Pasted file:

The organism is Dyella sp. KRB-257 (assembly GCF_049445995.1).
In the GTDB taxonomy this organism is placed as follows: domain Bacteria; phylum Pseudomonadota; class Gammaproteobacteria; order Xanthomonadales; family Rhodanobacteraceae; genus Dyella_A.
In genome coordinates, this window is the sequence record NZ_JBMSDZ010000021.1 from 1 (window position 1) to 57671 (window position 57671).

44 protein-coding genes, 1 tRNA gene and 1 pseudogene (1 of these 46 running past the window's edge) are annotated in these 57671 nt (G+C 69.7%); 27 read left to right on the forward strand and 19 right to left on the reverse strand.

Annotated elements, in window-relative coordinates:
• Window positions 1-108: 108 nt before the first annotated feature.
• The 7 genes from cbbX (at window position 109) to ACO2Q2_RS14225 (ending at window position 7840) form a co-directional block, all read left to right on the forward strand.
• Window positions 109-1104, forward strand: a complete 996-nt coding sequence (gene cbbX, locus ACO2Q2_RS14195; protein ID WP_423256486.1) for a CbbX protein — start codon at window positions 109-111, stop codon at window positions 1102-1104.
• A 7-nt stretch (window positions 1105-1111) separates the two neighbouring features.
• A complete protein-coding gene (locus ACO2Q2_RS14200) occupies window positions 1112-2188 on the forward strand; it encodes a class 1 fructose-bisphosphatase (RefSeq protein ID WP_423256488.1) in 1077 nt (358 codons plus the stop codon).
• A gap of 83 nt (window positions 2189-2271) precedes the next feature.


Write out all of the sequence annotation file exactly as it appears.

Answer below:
The organism is Dyella sp. KRB-257 (assembly GCF_049445995.1).
In the GTDB taxonomy this organism is placed as follows: domain Bacteria; phylum Pseudomonadota; class Gammaproteobacteria; order Xanthomonadales; family Rhodanobacteraceae; genus Dyella_A.
In genome coordinates, this window is the sequence record NZ_JBMSDZ010000021.1 from 1 (window position 1) to 57671 (window position 57671).

44 protein-coding genes, 1 tRNA gene and 1 pseudogene (1 of these 46 running past the window's edge) are annotated in these 57671 nt (G+C 69.7%); 27 read left to right on the forward strand and 19 right to left on the reverse strand.

Annotated elements, in window-relative coordinates:
• Window positions 1-108: 108 nt before the first annotated feature.
• The 7 genes from cbbX (at window position 109) to ACO2Q2_RS14225 (ending at window position 7840) form a co-directional block, all read left to right on the forward strand.
• Window positions 109-1104, forward strand: a complete 996-nt coding sequence (gene cbbX, locus ACO2Q2_RS14195; protein ID WP_423256486.1) for a CbbX protein — start codon at window positions 109-111, stop codon at window positions 1102-1104.
• A 7-nt stretch (window positions 1105-1111) separates the two neighbouring features.
• A complete protein-coding gene (locus ACO2Q2_RS14200) occupies window positions 1112-2188 on the forward strand; it encodes a class 1 fructose-bisphosphatase (RefSeq protein ID WP_423256488.1) in 1077 nt (358 codons plus the stop codon).
• A gap of 83 nt (window positions 2189-2271) precedes the next feature.